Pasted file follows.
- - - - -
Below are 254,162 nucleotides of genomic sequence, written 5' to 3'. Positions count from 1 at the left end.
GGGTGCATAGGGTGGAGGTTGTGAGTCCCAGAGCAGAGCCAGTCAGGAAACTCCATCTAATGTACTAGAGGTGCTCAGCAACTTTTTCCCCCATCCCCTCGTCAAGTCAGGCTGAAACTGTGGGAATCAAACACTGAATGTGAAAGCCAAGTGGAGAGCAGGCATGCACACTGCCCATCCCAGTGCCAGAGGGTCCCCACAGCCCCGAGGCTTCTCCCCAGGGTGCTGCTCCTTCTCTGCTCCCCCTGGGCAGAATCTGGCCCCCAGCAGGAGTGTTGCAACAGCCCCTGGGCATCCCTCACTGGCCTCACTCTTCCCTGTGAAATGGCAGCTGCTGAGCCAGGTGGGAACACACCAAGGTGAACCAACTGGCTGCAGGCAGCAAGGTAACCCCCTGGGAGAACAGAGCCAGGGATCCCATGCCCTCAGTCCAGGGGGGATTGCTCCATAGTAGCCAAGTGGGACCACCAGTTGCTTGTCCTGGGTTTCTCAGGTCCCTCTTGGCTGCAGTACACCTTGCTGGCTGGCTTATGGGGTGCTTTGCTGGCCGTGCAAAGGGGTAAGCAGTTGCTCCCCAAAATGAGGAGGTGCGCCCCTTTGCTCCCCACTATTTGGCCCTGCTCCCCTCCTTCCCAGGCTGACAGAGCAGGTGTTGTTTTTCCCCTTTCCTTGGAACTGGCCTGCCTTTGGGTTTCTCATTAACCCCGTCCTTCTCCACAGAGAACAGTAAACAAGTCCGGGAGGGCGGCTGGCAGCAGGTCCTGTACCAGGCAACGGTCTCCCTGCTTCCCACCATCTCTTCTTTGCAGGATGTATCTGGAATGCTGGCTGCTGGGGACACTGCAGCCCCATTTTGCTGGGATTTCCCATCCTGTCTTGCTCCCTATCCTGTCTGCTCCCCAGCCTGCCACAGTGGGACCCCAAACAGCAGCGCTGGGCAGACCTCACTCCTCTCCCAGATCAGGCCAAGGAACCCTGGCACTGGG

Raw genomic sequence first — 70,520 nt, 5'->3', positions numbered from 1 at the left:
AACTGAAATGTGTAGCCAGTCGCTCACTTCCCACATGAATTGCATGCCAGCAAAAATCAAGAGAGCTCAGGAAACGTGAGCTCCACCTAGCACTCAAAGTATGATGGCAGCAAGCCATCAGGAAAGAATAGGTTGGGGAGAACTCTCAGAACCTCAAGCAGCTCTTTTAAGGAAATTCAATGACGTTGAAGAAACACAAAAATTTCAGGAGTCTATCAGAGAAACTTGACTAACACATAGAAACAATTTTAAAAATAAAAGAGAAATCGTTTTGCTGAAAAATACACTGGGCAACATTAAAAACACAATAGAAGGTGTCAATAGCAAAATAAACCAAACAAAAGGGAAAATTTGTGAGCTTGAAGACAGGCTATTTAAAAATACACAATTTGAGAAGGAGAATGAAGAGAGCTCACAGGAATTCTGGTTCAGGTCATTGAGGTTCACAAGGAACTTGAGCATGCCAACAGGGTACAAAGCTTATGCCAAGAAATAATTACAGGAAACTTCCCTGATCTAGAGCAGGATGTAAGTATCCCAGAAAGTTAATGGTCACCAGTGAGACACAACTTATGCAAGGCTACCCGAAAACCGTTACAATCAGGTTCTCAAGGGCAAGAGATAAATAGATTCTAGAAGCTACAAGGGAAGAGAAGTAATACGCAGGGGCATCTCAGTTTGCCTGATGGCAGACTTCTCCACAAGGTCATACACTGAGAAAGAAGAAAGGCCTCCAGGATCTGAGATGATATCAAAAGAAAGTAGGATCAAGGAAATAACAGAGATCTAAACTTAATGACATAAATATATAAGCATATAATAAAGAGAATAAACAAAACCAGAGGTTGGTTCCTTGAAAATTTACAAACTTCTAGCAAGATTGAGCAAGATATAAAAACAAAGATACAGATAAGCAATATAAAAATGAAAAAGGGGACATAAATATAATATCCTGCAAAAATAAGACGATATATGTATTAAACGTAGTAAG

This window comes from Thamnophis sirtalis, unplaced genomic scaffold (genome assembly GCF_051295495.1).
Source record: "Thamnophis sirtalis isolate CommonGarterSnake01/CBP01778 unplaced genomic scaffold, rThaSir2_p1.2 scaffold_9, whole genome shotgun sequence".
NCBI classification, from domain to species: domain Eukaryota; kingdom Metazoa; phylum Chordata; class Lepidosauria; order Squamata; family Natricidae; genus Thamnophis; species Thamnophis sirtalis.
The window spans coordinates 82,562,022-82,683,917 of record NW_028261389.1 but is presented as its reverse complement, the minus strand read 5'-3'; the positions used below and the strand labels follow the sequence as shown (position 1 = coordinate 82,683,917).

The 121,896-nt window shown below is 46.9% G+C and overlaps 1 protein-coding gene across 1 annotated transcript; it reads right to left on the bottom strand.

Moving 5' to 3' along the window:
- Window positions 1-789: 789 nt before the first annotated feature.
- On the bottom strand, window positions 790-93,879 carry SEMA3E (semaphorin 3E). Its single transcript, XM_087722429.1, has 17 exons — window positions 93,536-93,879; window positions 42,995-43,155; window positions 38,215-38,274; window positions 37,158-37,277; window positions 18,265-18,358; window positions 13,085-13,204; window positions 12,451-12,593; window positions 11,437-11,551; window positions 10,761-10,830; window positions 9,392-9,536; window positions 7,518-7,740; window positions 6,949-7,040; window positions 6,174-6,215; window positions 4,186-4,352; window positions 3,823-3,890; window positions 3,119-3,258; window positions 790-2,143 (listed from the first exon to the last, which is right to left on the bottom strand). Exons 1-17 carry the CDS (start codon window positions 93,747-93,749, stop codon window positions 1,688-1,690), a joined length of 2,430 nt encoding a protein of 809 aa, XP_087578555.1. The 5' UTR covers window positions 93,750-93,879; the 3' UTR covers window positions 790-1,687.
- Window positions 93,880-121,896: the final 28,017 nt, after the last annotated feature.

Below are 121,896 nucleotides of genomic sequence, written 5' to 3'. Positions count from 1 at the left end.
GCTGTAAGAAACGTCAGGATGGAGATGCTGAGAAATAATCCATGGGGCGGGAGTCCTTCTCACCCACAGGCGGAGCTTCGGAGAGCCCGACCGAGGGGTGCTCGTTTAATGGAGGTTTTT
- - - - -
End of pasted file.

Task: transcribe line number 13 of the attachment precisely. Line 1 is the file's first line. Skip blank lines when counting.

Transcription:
- Window positions 93,880-121,896: the final 28,017 nt, after the last annotated feature.